Electronics Recycling Trends in 2022

Modern society is saturated with consumer electronics.  As new and more sophisticated products are released, old electronics are tossed out, leading to a growing e-waste problem. 

Most electronics are made with toxic materials that can seriously damage both the environment and human health. 

Current trends within electronics recycling revolve around safety and sustainability. Companies like ViaTeK Solutions are forging new paths within the industry. 

The Importance of Proper E-Waste Management 

Recycling Electronics Trends 2022

Proper e-waste management is critical. According to the Global E-waste Statistics Partnership (GESP), e-waste volumes surged by 21% between 2014 and 2019. Unfortunately, only a small portion of that waste was properly disposed of. 

Unscrupulous companies typically dump their e-waste in third and second-world countries with lax environmental rules. Once there, the e-waste is recycled by unskilled, informal workers as young as five years old. 

A 2021 study by the World Health Organization titled “Children and Digital Dumpsters” found that millions of children worldwide are routinely exposed to toxic e-waste. Some children work directly with the hazardous materials while others live close to poorly run recycling centers. This is troubling because children are especially vulnerable to issues like lead and cadmium poisoning. 

At ViaTeK Solutions, we’re committed to an ethical approach. We pride ourselves on our commitment to safe and environmentally conscious e-waste disposal and recycling methods. 

Electronics Recycling Trends 2022

The electronics recycling industry is rife with bad behavior, but health and environmental activists as well as a few industry leaders are making changes. 2022 recycling trends show this progress. Here are the most popular trends. 

  1. The Right To Repair 

E-waste volumes are surging because consumers are throwing away a lot of products. Repairs are difficult and new electronics are often cheap. 

Lately, however, the situation has shifted. The right to repair movement is now gaining ground. After years of prohibitive repair policies, both Apple and Microsoft have revised their stance.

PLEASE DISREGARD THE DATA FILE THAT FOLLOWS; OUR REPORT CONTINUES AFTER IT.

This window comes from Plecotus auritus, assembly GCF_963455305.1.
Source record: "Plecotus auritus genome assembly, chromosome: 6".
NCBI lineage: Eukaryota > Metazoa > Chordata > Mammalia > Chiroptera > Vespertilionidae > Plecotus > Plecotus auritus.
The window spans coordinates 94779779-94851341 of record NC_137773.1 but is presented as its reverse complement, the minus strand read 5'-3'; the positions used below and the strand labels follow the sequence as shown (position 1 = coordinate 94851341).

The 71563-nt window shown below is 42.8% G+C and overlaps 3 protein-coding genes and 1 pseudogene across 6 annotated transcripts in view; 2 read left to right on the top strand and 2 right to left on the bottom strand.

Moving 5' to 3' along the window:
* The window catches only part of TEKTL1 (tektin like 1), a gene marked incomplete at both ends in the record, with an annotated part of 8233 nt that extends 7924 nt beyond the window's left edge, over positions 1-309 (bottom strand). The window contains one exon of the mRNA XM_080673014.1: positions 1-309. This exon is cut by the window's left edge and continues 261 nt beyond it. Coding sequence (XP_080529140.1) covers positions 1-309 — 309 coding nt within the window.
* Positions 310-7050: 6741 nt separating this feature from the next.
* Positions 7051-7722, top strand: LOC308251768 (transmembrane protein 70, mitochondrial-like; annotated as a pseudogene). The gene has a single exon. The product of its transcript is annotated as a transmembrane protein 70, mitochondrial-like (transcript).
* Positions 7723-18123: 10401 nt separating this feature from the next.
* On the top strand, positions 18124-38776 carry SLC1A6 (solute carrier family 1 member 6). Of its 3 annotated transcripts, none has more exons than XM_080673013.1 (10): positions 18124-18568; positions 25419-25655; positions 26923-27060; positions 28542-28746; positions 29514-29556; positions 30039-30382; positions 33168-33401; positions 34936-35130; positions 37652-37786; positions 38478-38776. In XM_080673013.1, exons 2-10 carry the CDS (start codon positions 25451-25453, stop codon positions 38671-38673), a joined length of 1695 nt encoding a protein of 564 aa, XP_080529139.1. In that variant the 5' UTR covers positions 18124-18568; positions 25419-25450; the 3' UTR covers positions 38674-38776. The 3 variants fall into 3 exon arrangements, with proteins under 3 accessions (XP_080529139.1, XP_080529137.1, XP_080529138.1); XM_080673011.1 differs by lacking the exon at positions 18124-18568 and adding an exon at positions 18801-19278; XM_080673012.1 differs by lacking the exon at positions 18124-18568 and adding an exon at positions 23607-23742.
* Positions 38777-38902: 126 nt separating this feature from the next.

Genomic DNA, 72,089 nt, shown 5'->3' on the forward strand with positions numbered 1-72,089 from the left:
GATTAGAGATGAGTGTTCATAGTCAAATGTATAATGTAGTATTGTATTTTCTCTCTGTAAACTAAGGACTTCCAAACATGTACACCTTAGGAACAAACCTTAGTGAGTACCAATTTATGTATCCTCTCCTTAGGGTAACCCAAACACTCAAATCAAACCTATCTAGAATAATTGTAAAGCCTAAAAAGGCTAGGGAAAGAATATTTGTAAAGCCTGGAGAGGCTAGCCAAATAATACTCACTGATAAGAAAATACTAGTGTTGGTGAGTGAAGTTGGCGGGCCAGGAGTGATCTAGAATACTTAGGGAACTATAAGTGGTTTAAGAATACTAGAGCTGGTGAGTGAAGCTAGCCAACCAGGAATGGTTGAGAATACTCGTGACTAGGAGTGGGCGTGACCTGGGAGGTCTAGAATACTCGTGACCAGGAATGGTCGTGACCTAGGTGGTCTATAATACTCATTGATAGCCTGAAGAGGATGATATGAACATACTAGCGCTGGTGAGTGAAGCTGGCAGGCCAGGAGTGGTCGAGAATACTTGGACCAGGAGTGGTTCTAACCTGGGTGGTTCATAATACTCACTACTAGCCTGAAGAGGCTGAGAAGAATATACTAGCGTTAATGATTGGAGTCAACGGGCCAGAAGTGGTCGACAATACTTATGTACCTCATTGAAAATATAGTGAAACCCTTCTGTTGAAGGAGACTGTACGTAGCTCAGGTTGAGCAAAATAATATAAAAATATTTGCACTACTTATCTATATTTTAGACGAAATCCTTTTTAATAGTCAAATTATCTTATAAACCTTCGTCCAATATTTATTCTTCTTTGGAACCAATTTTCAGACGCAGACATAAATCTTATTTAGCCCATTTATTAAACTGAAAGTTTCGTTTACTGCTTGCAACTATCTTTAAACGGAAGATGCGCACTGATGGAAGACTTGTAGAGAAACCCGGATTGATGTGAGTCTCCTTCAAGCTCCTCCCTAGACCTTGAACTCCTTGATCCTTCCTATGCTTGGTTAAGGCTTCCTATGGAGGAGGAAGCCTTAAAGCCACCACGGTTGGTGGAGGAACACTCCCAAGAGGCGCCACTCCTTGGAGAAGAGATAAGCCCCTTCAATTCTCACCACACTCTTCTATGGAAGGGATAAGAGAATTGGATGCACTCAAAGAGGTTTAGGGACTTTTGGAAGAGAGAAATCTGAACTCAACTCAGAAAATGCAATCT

Beginning in 2022, Apple will make its factory repair manuals available to customers. Microsoft hasn’t announced a specific date or plan, but the company has said that it will also increase access to its repair manuals. In addition, Microsoft plans to study how this change affects e-waste and its own carbon footprint. 

Ultimately, if the right to repair movement is successful, less waste will be produced because people will hold on to their broken electronics rather than get rid of them. 

  1. Lithium-Ion Battery Recycling

According to IEEE Spectrum, only half of the 180,000 metric tons of lithium-ion batteries that could have been recycled in 2019 actually made it to a recycling center. The process, however, is about to become much easier. 

Currently, there are just 100 countries in the world that can safely recycle lithium-ion batteries. Yet, that number is expected to grow quickly as demand becomes more intense. Consumers are growing in their demand for electric cars with large lithium-ion batteries, which makes it essential for manufacturers to think about recycling. 

In addition to helping the environment, proper recycling can also help company profits as lithium-ion battery waste is extremely valuable. In 2021, four US battery recyclers raised more than $255 million from investors.

  1. The Rise of Refurbished Electronics 

Consumer demand for home electronics soared sky-high during the pandemic, leading to massive shortages. Lack of traditional availability led many consumers to the resale market. Refurbished electronics sales exploded over the past few years. 

Consumers feel safe purchasing used electronics now in part because of increased awareness of e-waste. Many people are trying to actively reduce their ecological footprint. Paying attention to e-waste and buying refurbished electronics is one way to do that. 

Refurbished electronics are also losing their stigma because consumers have realized that they don’t have to sacrifice quality. Many used electronics function identically to their brand-new counterparts. Companies like Apple and Best Buy have certified in-house refurbishment programs so consumers can feel extra secure. 

It’s likely that society’s reliance on electronics will only grow stronger in the future. The world can’t afford to wait to get a grip on e-waste disposal, however. There’s too much at stake. 

ViaTeK Solutions provides ethical and sustainability-focused e-waste recycling services. Contact us today to get started.

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